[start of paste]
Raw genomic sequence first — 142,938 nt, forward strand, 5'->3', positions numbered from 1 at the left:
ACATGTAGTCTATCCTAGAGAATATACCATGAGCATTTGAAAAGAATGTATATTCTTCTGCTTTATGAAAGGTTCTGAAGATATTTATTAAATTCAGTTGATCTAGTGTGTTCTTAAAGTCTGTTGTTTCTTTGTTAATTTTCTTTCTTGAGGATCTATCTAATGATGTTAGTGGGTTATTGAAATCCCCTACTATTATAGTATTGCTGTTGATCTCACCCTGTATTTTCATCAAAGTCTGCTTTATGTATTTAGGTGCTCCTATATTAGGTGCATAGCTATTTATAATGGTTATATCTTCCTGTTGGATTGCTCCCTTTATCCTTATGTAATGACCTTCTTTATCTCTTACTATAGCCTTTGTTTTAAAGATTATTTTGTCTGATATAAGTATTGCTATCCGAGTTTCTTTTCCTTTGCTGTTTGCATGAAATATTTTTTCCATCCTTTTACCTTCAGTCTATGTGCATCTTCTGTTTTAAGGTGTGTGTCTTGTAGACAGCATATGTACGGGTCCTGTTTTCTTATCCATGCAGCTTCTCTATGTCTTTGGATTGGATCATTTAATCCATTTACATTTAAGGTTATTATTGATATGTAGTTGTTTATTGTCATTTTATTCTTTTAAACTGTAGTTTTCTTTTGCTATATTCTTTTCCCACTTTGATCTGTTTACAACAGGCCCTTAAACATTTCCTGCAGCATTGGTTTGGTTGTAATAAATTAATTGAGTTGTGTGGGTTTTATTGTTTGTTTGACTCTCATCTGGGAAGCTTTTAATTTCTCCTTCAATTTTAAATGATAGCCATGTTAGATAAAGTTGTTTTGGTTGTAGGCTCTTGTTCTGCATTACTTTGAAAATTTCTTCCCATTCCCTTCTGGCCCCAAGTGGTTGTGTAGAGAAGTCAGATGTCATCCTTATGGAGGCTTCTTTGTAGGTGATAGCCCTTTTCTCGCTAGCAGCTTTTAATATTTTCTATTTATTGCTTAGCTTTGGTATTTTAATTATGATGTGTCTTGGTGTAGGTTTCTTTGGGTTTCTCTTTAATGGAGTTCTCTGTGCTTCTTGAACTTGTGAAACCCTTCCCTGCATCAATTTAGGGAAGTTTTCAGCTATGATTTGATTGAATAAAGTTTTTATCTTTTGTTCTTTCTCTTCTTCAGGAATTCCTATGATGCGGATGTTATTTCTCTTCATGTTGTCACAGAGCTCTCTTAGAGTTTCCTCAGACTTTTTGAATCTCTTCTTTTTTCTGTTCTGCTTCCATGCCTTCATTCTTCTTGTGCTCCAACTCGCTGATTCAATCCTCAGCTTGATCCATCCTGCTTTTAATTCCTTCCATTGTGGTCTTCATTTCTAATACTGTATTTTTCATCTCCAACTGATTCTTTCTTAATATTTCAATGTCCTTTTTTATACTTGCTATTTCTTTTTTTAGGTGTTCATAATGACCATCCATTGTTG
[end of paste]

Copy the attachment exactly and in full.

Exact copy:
Raw genomic sequence first — 142,938 nt, forward strand, 5'->3', positions numbered from 1 at the left:
ACATGTAGTCTATCCTAGAGAATATACCATGAGCATTTGAAAAGAATGTATATTCTTCTGCTTTATGAAAGGTTCTGAAGATATTTATTAAATTCAGTTGATCTAGTGTGTTCTTAAAGTCTGTTGTTTCTTTGTTAATTTTCTTTCTTGAGGATCTATCTAATGATGTTAGTGGGTTATTGAAATCCCCTACTATTATAGTATTGCTGTTGATCTCACCCTGTATTTTCATCAAAGTCTGCTTTATGTATTTAGGTGCTCCTATATTAGGTGCATAGCTATTTATAATGGTTATATCTTCCTGTTGGATTGCTCCCTTTATCCTTATGTAATGACCTTCTTTATCTCTTACTATAGCCTTTGTTTTAAAGATTATTTTGTCTGATATAAGTATTGCTATCCGAGTTTCTTTTCCTTTGCTGTTTGCATGAAATATTTTTTCCATCCTTTTACCTTCAGTCTATGTGCATCTTCTGTTTTAAGGTGTGTGTCTTGTAGACAGCATATGTACGGGTCCTGTTTTCTTATCCATGCAGCTTCTCTATGTCTTTGGATTGGATCATTTAATCCATTTACATTTAAGGTTATTATTGATATGTAGTTGTTTATTGTCATTTTATTCTTTTAAACTGTAGTTTTCTTTTGCTATATTCTTTTCCCACTTTGATCTGTTTACAACAGGCCCTTAAACATTTCCTGCAGCATTGGTTTGGTTGTAATAAATTAATTGAGTTGTGTGGGTTTTATTGTTTGTTTGACTCTCATCTGGGAAGCTTTTAATTTCTCCTTCAATTTTAAATGATAGCCATGTTAGATAAAGTTGTTTTGGTTGTAGGCTCTTGTTCTGCATTACTTTGAAAATTTCTTCCCATTCCCTTCTGGCCCCAAGTGGTTGTGTAGAGAAGTCAGATGTCATCCTTATGGAGGCTTCTTTGTAGGTGATAGCCCTTTTCTCGCTAGCAGCTTTTAATATTTTCTATTTATTGCTTAGCTTTGGTATTTTAATTATGATGTGTCTTGGTGTAGGTTTCTTTGGGTTTCTCTTTAATGGAGTTCTCTGTGCTTCTTGAACTTGTGAAACCCTTCCCTGCATCAATTTAGGGAAGTTTTCAGCTATGATTTGATTGAATAAAGTTTTTATCTTTTGTTCTTTCTCTTCTTCAGGAATTCCTATGATGCGGATGTTATTTCTCTTCATGTTGTCACAGAGCTCTCTTAGAGTTTCCTCAGACTTTTTGAATCTCTTCTTTTTTCTGTTCTGCTTCCATGCCTTCATTCTTCTTGTGCTCCAACTCGCTGATTCAATCCTCAGCTTGATCCATCCTGCTTTTAATTCCTTCCATTGTGGTCTTCATTTCTAATACTGTATTTTTCATCTCCAACTGATTCTTTCTTAATATTTCAATGTCCTTTTTTATACTTGCTATTTCTTTTTTTAGGTGTTCATAATGACCATCCATTGTTG